Ammon Shea is an editor at Merriam-Webster.

After Merriam-Webster on Monday released the sixth edition of “The Official Scrabble Players Dictionary,” aficionados might have greeted it with a “yowza” or “whirra,” depending on whether they were happy to see the more than 300 new words admitted for play or in mourning because they thought that, say, the arrival of “ok” was decidedly not okay. “Yowza” and “whirra,” too, are among the new entries.

For 40 years, the dictionary has served as one of the main reference works providing information about which words are permissible to play in Scrabble. (Some tournaments, particularly outside the United States, use a list that includes words from the Collins Dictionary). The Scrabble dictionary was initially compiled by taking eligible words from five college-level dictionaries. Now it includes words recently added to Merriam-Webster’s dictionary online.

Scrabble is, of course, a game of language, but the vocabulary of a high-level competitive game can have as much in common with that of a newspaper as theoretical calculus has with the numbers in your checkbook. “Imipenem,” “agyria” and “exome” — words from science and medicine — are now playable for your Scrabble games, if not your quotidian conversations. Welcome, too, is “aquafaba,” the liquid that results when beans are cooked in water. Hardcore players probably already knew that “wirra,” a variant spelling of the newly added “whirra,” was already allowable.

Capitalizations, abbreviations, acronyms, single-letter words, foreign words and words with hyphens or apostrophes are not eligible for play, but any other established member of the English language is. While in theory it is possible for a word played in Scrabble to be as many as 15 letters long, the Merriam-Webster dictionary for the game includes only those up to eight letters long — the great majority of words played.

These new words are in many ways a snapshot of the changes occurring in English itself. There are words showing orthographic shift, such as the aforementioned “ok” (which in adjective use is now recognized as not needing periods or capital letters) and “dholl” (a dish of lentils and spices, also spelled “dal,” “dahl” and “dhal”). There are terms popularized by the Internet (and lowercase “internet” itself is now fine for Scrabble, even if The Post doesn’t play that way), such as “bloggy” (characteristic of blogging) and “rootkit” (software that allows a person to secretly gain access to a computer).

There are words that have recently shifted from a foreign borrowing to a full member of English, such as “cotija” (a Mexican cheese) and “santoku” (a Japanese knife). Social and political issues are visible here, too; “antifa” (a person or group opposing fascism) and “truther” (one who believes that the truth is being hidden) are now included. “Woke” has been entered as an adjective and is eligible for play in its comparative and superlative forms, “woker” and “wokest.”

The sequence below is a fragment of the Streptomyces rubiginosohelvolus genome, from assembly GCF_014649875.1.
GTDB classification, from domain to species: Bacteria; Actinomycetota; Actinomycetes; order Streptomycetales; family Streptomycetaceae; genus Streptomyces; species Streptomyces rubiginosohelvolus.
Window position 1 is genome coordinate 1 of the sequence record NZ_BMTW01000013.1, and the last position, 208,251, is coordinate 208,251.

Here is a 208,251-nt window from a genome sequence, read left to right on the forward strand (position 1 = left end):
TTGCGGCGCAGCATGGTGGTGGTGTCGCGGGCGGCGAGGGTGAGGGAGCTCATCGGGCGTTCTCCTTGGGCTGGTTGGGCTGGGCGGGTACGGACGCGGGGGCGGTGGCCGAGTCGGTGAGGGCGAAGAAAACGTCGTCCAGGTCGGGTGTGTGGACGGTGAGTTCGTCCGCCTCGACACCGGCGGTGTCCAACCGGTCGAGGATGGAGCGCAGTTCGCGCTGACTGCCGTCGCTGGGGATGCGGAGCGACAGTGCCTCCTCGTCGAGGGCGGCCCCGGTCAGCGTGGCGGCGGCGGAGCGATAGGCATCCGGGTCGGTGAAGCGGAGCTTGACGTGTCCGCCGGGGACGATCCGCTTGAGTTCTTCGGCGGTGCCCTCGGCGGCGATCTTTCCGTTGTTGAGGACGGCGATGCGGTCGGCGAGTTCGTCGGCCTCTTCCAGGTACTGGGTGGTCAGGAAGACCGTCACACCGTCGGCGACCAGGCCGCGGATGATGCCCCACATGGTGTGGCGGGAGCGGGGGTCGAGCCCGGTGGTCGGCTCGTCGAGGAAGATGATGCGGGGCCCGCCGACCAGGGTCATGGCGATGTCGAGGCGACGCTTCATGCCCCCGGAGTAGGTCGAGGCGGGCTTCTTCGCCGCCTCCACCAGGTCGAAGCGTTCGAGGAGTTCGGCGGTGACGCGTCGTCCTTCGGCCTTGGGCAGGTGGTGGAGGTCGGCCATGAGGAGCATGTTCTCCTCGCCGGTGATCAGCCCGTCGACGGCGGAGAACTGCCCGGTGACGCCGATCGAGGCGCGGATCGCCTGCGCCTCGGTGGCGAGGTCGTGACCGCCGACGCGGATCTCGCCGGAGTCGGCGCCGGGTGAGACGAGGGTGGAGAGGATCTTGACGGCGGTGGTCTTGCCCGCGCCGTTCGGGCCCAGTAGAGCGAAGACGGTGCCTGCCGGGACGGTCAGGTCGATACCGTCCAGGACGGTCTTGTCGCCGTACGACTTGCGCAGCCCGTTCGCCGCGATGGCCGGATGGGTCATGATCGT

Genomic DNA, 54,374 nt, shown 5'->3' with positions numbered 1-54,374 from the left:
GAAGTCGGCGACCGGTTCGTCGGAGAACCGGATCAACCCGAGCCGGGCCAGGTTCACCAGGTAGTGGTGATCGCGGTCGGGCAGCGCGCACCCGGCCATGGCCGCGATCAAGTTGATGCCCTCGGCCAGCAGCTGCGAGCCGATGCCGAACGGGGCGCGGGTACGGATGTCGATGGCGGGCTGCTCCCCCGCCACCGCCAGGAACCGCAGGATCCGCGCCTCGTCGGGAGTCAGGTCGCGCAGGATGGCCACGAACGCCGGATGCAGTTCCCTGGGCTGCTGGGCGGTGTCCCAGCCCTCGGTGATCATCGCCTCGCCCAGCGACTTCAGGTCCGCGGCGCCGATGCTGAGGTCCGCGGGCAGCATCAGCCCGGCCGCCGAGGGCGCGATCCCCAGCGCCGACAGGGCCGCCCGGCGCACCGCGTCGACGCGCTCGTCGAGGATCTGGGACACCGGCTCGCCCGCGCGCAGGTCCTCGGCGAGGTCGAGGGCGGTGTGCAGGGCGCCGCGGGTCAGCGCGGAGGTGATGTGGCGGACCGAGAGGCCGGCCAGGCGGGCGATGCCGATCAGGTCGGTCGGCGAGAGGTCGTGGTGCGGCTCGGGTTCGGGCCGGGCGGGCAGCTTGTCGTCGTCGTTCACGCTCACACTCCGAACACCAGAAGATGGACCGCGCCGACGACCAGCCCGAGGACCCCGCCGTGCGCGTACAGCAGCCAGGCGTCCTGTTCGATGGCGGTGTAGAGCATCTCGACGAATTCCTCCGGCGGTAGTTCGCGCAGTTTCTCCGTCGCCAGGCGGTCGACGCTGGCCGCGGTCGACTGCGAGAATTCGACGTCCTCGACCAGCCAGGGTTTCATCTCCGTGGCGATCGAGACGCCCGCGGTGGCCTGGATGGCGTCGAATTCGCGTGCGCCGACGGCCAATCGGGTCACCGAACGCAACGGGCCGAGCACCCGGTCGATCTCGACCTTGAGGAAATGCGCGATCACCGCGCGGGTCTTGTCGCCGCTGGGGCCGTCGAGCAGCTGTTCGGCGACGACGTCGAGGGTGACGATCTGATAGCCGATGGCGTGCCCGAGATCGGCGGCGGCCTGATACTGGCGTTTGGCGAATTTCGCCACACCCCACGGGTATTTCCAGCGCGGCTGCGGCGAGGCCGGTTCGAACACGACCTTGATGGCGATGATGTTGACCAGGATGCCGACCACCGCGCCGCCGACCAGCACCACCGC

Dedicated Scrabble players recognize that knowing which adjectives may be modified with the “un-” prefix can dictate whether you experience the vicious joy of successfully challenging your opponent’s play or the mortification that comes with losing a challenge (and your next turn). Are “unshowiest,” “untrendiest” and “ungaudiest” playable? Yes, yes, and no.

“Ew” and “ok” are the newest additions to the roster of two-letter words, bringing the total to 107, ranging from “aa” (a kind of lava) to “za” (pizza). A familiarity with these can increase players’ chances of putting their letters on the board, building off words from previous rounds. Serious players have almost certainly committed the list of two-letter words to memory, and the truly dedicated have command of all the three-letter specimens, which now number 1,054, as we’ve added “sho” (a former monetary unit of Tibet) and “zen” (a state of calm attentiveness).

There are those who would sniff at words that are variant spellings of foreign monetary units (“qapik,” from Azerbaijan) or recent coinages (“bizjet,” for business jet), arguing that Scrabble should be restricted to words of common usage. But Scrabble is a game, not a term paper or an editorial, and these new words facilitate the game’s playfulness. Furthermore, given that the language has for hundreds of years shifted and turned, spelling words in splendidly improbable fashion, and changing its mind on a whim, few things in life lend themselves to play as readily as the English language itself.

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